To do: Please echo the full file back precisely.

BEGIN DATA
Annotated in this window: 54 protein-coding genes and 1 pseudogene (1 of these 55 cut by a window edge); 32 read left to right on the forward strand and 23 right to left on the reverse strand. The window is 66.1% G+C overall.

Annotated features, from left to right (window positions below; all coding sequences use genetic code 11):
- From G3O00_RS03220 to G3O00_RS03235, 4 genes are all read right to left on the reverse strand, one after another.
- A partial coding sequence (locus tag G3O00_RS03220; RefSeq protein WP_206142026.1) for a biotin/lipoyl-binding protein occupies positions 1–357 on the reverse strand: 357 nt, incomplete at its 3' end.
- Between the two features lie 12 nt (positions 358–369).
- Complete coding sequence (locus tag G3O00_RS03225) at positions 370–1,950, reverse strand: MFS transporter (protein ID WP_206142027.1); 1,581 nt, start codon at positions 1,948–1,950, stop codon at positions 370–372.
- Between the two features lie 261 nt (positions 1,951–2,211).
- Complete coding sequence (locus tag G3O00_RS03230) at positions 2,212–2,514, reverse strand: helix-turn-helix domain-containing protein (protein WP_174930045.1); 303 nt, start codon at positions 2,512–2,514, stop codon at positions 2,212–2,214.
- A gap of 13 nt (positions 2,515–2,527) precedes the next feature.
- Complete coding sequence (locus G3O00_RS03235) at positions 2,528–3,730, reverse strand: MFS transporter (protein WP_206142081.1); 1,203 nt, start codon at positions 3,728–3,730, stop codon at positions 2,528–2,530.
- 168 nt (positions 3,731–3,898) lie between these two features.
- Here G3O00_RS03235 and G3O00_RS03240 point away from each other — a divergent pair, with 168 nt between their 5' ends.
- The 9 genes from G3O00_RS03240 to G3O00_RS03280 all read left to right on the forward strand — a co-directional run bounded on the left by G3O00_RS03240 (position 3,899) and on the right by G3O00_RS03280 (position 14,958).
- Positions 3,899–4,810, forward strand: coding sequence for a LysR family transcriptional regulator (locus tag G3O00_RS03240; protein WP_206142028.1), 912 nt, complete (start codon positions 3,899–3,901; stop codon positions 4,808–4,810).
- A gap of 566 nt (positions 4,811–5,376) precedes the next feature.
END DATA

Annotated in this window: 54 protein-coding genes and 1 pseudogene (1 of these 55 cut by a window edge); 32 read left to right on the forward strand and 23 right to left on the reverse strand. The window is 66.1% G+C overall.

Annotated features, from left to right (window positions below; all coding sequences use genetic code 11):
- From G3O00_RS03220 to G3O00_RS03235, 4 genes are all read right to left on the reverse strand, one after another.
- A partial coding sequence (locus tag G3O00_RS03220; RefSeq protein WP_206142026.1) for a biotin/lipoyl-binding protein occupies positions 1–357 on the reverse strand: 357 nt, incomplete at its 3' end.
- Between the two features lie 12 nt (positions 358–369).
- Complete coding sequence (locus tag G3O00_RS03225) at positions 370–1,950, reverse strand: MFS transporter (protein ID WP_206142027.1); 1,581 nt, start codon at positions 1,948–1,950, stop codon at positions 370–372.
- Between the two features lie 261 nt (positions 1,951–2,211).
- Complete coding sequence (locus tag G3O00_RS03230) at positions 2,212–2,514, reverse strand: helix-turn-helix domain-containing protein (protein WP_174930045.1); 303 nt, start codon at positions 2,512–2,514, stop codon at positions 2,212–2,214.
- A gap of 13 nt (positions 2,515–2,527) precedes the next feature.
- Complete coding sequence (locus G3O00_RS03235) at positions 2,528–3,730, reverse strand: MFS transporter (protein WP_206142081.1); 1,203 nt, start codon at positions 3,728–3,730, stop codon at positions 2,528–2,530.
- 168 nt (positions 3,731–3,898) lie between these two features.
- Here G3O00_RS03235 and G3O00_RS03240 point away from each other — a divergent pair, with 168 nt between their 5' ends.
- The 9 genes from G3O00_RS03240 to G3O00_RS03280 all read left to right on the forward strand — a co-directional run bounded on the left by G3O00_RS03240 (position 3,899) and on the right by G3O00_RS03280 (position 14,958).
- Positions 3,899–4,810, forward strand: coding sequence for a LysR family transcriptional regulator (locus tag G3O00_RS03240; protein WP_206142028.1), 912 nt, complete (start codon positions 3,899–3,901; stop codon positions 4,808–4,810).
- A gap of 566 nt (positions 4,811–5,376) precedes the next feature.